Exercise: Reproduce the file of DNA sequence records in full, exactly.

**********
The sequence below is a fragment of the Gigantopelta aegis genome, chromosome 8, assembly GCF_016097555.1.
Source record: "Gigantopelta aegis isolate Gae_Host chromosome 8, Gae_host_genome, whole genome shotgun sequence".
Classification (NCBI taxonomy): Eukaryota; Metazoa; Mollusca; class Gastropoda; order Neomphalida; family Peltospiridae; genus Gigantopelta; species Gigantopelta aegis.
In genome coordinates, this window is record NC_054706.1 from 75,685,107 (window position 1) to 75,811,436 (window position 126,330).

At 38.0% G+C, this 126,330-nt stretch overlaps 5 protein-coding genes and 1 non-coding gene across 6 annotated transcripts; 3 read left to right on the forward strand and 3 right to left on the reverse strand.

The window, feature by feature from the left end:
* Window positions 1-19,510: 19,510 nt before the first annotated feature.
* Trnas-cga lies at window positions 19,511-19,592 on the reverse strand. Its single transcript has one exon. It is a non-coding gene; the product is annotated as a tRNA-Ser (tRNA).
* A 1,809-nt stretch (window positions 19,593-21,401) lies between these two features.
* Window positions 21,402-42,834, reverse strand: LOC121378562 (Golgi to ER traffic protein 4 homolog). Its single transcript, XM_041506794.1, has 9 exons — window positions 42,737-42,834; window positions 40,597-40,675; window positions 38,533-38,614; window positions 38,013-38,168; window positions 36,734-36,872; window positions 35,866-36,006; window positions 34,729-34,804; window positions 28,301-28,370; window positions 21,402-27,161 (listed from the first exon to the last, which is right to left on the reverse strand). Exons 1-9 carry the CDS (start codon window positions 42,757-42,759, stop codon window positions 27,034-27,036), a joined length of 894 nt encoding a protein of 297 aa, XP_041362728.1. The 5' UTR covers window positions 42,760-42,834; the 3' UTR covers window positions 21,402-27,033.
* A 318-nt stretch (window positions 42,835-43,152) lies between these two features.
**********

The sequence below is a fragment of the Gigantopelta aegis genome, chromosome 8, assembly GCF_016097555.1.
Source record: "Gigantopelta aegis isolate Gae_Host chromosome 8, Gae_host_genome, whole genome shotgun sequence".
Classification (NCBI taxonomy): Eukaryota; Metazoa; Mollusca; class Gastropoda; order Neomphalida; family Peltospiridae; genus Gigantopelta; species Gigantopelta aegis.
In genome coordinates, this window is record NC_054706.1 from 75,685,107 (window position 1) to 75,811,436 (window position 126,330).

At 38.0% G+C, this 126,330-nt stretch overlaps 5 protein-coding genes and 1 non-coding gene across 6 annotated transcripts; 3 read left to right on the forward strand and 3 right to left on the reverse strand.

The window, feature by feature from the left end:
* Window positions 1-19,510: 19,510 nt before the first annotated feature.
* Trnas-cga lies at window positions 19,511-19,592 on the reverse strand. Its single transcript has one exon. It is a non-coding gene; the product is annotated as a tRNA-Ser (tRNA).
* A 1,809-nt stretch (window positions 19,593-21,401) lies between these two features.
* Window positions 21,402-42,834, reverse strand: LOC121378562 (Golgi to ER traffic protein 4 homolog). Its single transcript, XM_041506794.1, has 9 exons — window positions 42,737-42,834; window positions 40,597-40,675; window positions 38,533-38,614; window positions 38,013-38,168; window positions 36,734-36,872; window positions 35,866-36,006; window positions 34,729-34,804; window positions 28,301-28,370; window positions 21,402-27,161 (listed from the first exon to the last, which is right to left on the reverse strand). Exons 1-9 carry the CDS (start codon window positions 42,757-42,759, stop codon window positions 27,034-27,036), a joined length of 894 nt encoding a protein of 297 aa, XP_041362728.1. The 5' UTR covers window positions 42,760-42,834; the 3' UTR covers window positions 21,402-27,033.
* A 318-nt stretch (window positions 42,835-43,152) lies between these two features.